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Ryanair Case

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Submitted By kpimpr8v3
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A. * Just by comparing financial leverage across the provided companies, tim hortons, macys, komatsu, ryanair, microsoft in decreasing order. Working capital is not a useful metrics for comparison since the companies represent different industries. Looking at current ratio, Microsoft, ryanair, komatsu, macys, tim hortons, in decreasing order. * Accounts receivable may be a reliable indicator since it’s orders/accounts, ect. Inventories may be slighter difficult to fair value. For ex. Microsoft’s inventory is constantly being updated/sector specific. Or Macy’s clothing can be difficult to pinpoint. PPE especially is a challenge. Microsoft has very specific equipment where it can be valued obsolete if a new component arrives ect. Demand can dictate volume/cycle usage of PPE. * Market to book ratio?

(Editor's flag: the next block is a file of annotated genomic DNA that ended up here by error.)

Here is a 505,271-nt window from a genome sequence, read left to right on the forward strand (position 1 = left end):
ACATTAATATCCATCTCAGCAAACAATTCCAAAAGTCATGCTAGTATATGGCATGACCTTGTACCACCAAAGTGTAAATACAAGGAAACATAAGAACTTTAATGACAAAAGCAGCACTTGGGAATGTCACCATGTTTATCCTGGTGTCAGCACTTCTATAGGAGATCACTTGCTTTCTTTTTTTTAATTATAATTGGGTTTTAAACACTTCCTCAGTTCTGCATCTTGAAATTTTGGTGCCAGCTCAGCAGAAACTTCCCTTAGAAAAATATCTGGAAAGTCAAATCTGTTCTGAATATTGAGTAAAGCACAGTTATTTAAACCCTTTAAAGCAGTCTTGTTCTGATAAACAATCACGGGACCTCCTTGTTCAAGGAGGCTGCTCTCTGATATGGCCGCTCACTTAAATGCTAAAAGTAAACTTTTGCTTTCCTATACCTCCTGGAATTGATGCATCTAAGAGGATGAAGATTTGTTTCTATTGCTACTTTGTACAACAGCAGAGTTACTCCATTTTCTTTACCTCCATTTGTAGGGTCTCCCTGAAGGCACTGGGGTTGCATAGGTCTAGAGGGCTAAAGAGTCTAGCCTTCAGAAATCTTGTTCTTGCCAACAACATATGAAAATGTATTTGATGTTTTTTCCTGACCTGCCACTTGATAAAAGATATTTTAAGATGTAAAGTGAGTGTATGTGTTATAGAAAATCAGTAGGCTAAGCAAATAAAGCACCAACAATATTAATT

B. Compare and contrast the extent to which the companies will likely meet their short-term obligations: Based on working capital and current ratio

* Ryanair – Working capital looks to be improving over the past few years, however, looking at the current ratio, it’s been steady between 1.5-2. No concern here in meeting short term obligations * Microsoft – Big jump in working capital, +56% from last year AND current ratio is at an all time high of 2.60. Looks very healthy in meeting STO from this perspective. MSFT seems to be in good hands to outlast the financial crisis and even expand. Current ratio points to a very healthy expansion prospect. * Tim Hortons – Working capital is shy of the 5 year average of 200K, but this is due to an unusual increase in last year’s working capital of 517K. It’s difficult to tell how it’ll meet its STO based solely on this. Current ratio of 1.30 is indicating (this bump of 517K is due to Tim Hortons Inc. announced that the Company plans to complete the sale of its 50% interest in Maidstone...

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